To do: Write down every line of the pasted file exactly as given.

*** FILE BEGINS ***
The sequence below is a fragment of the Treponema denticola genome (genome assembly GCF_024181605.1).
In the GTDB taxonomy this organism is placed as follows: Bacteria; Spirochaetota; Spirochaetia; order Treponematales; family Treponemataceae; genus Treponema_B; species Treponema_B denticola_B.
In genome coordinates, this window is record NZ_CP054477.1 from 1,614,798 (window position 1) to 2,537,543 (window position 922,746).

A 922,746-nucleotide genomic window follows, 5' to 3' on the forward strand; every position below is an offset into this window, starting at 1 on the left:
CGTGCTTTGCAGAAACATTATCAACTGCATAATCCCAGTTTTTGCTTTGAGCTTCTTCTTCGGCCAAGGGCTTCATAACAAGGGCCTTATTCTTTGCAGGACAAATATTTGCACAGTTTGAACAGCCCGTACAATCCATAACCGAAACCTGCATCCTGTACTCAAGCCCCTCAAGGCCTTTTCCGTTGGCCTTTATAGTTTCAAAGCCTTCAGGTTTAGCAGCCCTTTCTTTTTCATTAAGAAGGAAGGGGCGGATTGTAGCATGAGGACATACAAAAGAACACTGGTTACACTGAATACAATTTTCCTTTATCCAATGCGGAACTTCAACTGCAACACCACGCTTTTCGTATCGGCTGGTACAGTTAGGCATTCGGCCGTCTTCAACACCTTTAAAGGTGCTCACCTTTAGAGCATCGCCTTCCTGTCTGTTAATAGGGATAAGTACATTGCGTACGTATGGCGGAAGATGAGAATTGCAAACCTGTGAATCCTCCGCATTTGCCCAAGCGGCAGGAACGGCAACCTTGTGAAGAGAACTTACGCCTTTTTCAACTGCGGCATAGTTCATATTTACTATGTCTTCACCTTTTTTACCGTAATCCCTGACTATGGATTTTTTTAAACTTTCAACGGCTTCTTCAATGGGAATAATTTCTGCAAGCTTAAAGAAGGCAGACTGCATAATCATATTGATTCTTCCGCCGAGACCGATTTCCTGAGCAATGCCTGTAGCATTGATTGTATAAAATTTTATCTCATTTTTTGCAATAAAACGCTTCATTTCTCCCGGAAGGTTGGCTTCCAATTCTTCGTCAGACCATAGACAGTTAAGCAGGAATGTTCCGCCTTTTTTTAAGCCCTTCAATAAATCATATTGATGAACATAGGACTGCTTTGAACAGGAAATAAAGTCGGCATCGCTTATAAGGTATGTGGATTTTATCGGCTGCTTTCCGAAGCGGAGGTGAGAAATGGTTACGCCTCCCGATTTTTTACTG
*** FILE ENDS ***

The sequence below is a fragment of the Treponema denticola genome (genome assembly GCF_024181605.1).
In the GTDB taxonomy this organism is placed as follows: Bacteria; Spirochaetota; Spirochaetia; order Treponematales; family Treponemataceae; genus Treponema_B; species Treponema_B denticola_B.
In genome coordinates, this window is record NZ_CP054477.1 from 1,614,798 (window position 1) to 2,537,543 (window position 922,746).

A 922,746-nucleotide genomic window follows, 5' to 3' on the forward strand; every position below is an offset into this window, starting at 1 on the left:
CGTGCTTTGCAGAAACATTATCAACTGCATAATCCCAGTTTTTGCTTTGAGCTTCTTCTTCGGCCAAGGGCTTCATAACAAGGGCCTTATTCTTTGCAGGACAAATATTTGCACAGTTTGAACAGCCCGTACAATCCATAACCGAAACCTGCATCCTGTACTCAAGCCCCTCAAGGCCTTTTCCGTTGGCCTTTATAGTTTCAAAGCCTTCAGGTTTAGCAGCCCTTTCTTTTTCATTAAGAAGGAAGGGGCGGATTGTAGCATGAGGACATACAAAAGAACACTGGTTACACTGAATACAATTTTCCTTTATCCAATGCGGAACTTCAACTGCAACACCACGCTTTTCGTATCGGCTGGTACAGTTAGGCATTCGGCCGTCTTCAACACCTTTAAAGGTGCTCACCTTTAGAGCATCGCCTTCCTGTCTGTTAATAGGGATAAGTACATTGCGTACGTATGGCGGAAGATGAGAATTGCAAACCTGTGAATCCTCCGCATTTGCCCAAGCGGCAGGAACGGCAACCTTGTGAAGAGAACTTACGCCTTTTTCAACTGCGGCATAGTTCATATTTACTATGTCTTCACCTTTTTTACCGTAATCCCTGACTATGGATTTTTTTAAACTTTCAACGGCTTCTTCAATGGGAATAATTTCTGCAAGCTTAAAGAAGGCAGACTGCATAATCATATTGATTCTTCCGCCGAGACCGATTTCCTGAGCAATGCCTGTAGCATTGATTGTATAAAATTTTATCTCATTTTTTGCAATAAAACGCTTCATTTCTCCCGGAAGGTTGGCTTCCAATTCTTCGTCAGACCATAGACAGTTAAGCAGGAATGTTCCGCCTTTTTTTAAGCCCTTCAATAAATCATATTGATGAACATAGGACTGCTTTGAACAGGAAATAAAGTCGGCATCGCTTATAAGGTATGTGGATTTTATCGGCTGCTTTCCGAAGCGGAGGTGAGAAATGGTTACGCCTCCCGATTTTTTACTG